Series Causes of Itchy Underarms

1. Axillary Lymphadenopathy

This condition occurs when the lymph nodes in the armpits are enlarged. It may be due to having to having to many lymph nodes or excessively large lymph nodes. As long as the lymph nodes do not grow in size, this medical condition is generally harmless.

2. Axillary Folliculitis

This medical condition occurs when one or more of the hair follicles in your armpit becomes infected. Often, it becomes infected by a bacteria like Staphylococcus aureus. In many cases, the hair follicle will heal by itself over time. You may notice small white pimples that itch, and severe cases may lead to scarring. In very severe cases, it can even cause boils.

3. Axillary Dermatitis

This medical condition is also known as contact dermatitis. It is extremely common and occurs when your skin comes into contact with an allergen. This causes your skin to react by making a rash. You may experience pain, itching or a sudden rash that develops over the course of about a day.

4. Psoriasis

Psoriasis is an autoimmune disorder that causes red patches to develop on the surface of the skin. Typically, the skin becomes flaky and itchy. With inverse psoriasis, smooth, red patches develop that may be swollen and itchy. This type of psoriasis commonly happens among the skin folds of obese patients.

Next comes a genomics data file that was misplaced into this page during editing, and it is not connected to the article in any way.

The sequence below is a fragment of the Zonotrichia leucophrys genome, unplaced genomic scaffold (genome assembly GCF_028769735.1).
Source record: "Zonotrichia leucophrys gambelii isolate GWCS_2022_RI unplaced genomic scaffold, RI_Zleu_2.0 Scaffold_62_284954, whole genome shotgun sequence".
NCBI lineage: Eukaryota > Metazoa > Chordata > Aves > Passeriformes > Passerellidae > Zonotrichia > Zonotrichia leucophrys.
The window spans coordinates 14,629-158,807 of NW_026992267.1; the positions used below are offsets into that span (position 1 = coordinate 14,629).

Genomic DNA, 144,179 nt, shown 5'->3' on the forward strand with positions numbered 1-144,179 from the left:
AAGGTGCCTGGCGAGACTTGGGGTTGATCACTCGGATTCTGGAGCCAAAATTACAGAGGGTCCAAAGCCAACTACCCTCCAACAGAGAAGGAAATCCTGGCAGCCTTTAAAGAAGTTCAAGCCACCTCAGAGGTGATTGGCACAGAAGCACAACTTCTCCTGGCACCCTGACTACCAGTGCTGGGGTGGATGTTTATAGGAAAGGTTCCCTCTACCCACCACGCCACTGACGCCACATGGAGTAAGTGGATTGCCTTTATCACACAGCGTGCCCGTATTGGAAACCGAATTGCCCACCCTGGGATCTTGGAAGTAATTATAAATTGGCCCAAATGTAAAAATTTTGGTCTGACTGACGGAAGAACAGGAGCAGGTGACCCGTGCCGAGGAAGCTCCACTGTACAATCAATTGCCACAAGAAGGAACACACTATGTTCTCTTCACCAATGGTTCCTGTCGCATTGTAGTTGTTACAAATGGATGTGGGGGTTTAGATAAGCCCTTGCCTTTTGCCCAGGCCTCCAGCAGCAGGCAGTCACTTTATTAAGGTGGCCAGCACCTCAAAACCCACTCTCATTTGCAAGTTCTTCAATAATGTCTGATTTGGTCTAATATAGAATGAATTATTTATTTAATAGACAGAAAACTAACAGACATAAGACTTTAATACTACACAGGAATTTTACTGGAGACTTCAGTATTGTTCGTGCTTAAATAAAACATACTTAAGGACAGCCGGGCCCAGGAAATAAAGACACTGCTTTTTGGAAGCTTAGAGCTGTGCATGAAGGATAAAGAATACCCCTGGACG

5. Axillary Hyperhidrosis

This is a sweat gland disorder that causes excessive sweating. The excess moisture can lead to peeling, infections, irritation and itchiness.

6. Tinea Axillaris

Tinea axillaris is basically armpit fungus or ringworm. An infection is more likely to occur in environments with high moisture levels, low light and a high body temperature. It is not a particularly common condition, but can affect patients who have axillary hyperhidrosis.

7. Hidradenitis Suppurativa

Known as acne inversa, this condition affects the sweat glands in the armpits, groin and underneath the breast. It is not contagious, but can cause cysts and abscesses. The abscesses can burst sometimes, and you may also experience symptoms like pain, itchiness or tenderness.

When Should You See a Doctor?

While itchy underarms are generally not a sign of a major problem, they can occasionally indicate a life-threatening medical condition. You should go to your doctor immediately if you also experience joint stiffness; changes in alertness; sudden swelling on your lips, face or tongue; symptoms that worsen; breathing problems; fainting; or throat tightness.

For at-home treatment, you can use a hot compress to promote drainage or soothing lotions that contain vitamin E. Until the itching stops, you should stop shaving. This will also help to prevent infected or ingrown hair follicles. Practice good hygiene and make sure to avoid any allergens. In particular, you should make sure that you do not use deodorants that contain fragrances, parabens, aluminum or alcohol because these can worsen he condition. If you have to use deodorant, try making a more natural one at home using ingredients like potassium alum, baking soda or lemon juice.